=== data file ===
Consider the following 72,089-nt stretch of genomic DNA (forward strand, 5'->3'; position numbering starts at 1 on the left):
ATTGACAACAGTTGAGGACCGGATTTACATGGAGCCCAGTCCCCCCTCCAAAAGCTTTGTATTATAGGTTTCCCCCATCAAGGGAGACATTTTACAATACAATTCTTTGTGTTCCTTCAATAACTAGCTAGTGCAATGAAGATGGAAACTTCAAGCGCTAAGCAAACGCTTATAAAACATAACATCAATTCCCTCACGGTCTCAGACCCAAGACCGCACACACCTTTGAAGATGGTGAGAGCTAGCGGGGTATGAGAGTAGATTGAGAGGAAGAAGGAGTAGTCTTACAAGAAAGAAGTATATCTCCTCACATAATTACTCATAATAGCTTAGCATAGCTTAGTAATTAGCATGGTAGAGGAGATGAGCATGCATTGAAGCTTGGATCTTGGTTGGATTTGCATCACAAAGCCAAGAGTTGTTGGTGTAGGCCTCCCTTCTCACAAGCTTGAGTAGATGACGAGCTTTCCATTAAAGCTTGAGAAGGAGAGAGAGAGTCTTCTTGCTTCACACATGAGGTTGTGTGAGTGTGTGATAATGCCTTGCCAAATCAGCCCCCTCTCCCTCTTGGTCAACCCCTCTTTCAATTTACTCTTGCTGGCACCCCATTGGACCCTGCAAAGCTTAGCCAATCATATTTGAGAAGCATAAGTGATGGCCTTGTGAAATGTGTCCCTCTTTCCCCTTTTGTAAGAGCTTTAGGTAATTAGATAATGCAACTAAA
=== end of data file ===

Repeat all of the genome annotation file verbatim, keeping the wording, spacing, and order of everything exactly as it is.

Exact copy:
Consider the following 72,089-nt stretch of genomic DNA (forward strand, 5'->3'; position numbering starts at 1 on the left):
ATTGACAACAGTTGAGGACCGGATTTACATGGAGCCCAGTCCCCCCTCCAAAAGCTTTGTATTATAGGTTTCCCCCATCAAGGGAGACATTTTACAATACAATTCTTTGTGTTCCTTCAATAACTAGCTAGTGCAATGAAGATGGAAACTTCAAGCGCTAAGCAAACGCTTATAAAACATAACATCAATTCCCTCACGGTCTCAGACCCAAGACCGCACACACCTTTGAAGATGGTGAGAGCTAGCGGGGTATGAGAGTAGATTGAGAGGAAGAAGGAGTAGTCTTACAAGAAAGAAGTATATCTCCTCACATAATTACTCATAATAGCTTAGCATAGCTTAGTAATTAGCATGGTAGAGGAGATGAGCATGCATTGAAGCTTGGATCTTGGTTGGATTTGCATCACAAAGCCAAGAGTTGTTGGTGTAGGCCTCCCTTCTCACAAGCTTGAGTAGATGACGAGCTTTCCATTAAAGCTTGAGAAGGAGAGAGAGAGTCTTCTTGCTTCACACATGAGGTTGTGTGAGTGTGTGATAATGCCTTGCCAAATCAGCCCCCTCTCCCTCTTGGTCAACCCCTCTTTCAATTTACTCTTGCTGGCACCCCATTGGACCCTGCAAAGCTTAGCCAATCATATTTGAGAAGCATAAGTGATGGCCTTGTGAAATGTGTCCCTCTTTCCCCTTTTGTAAGAGCTTTAGGTAATTAGATAATGCAACTAAA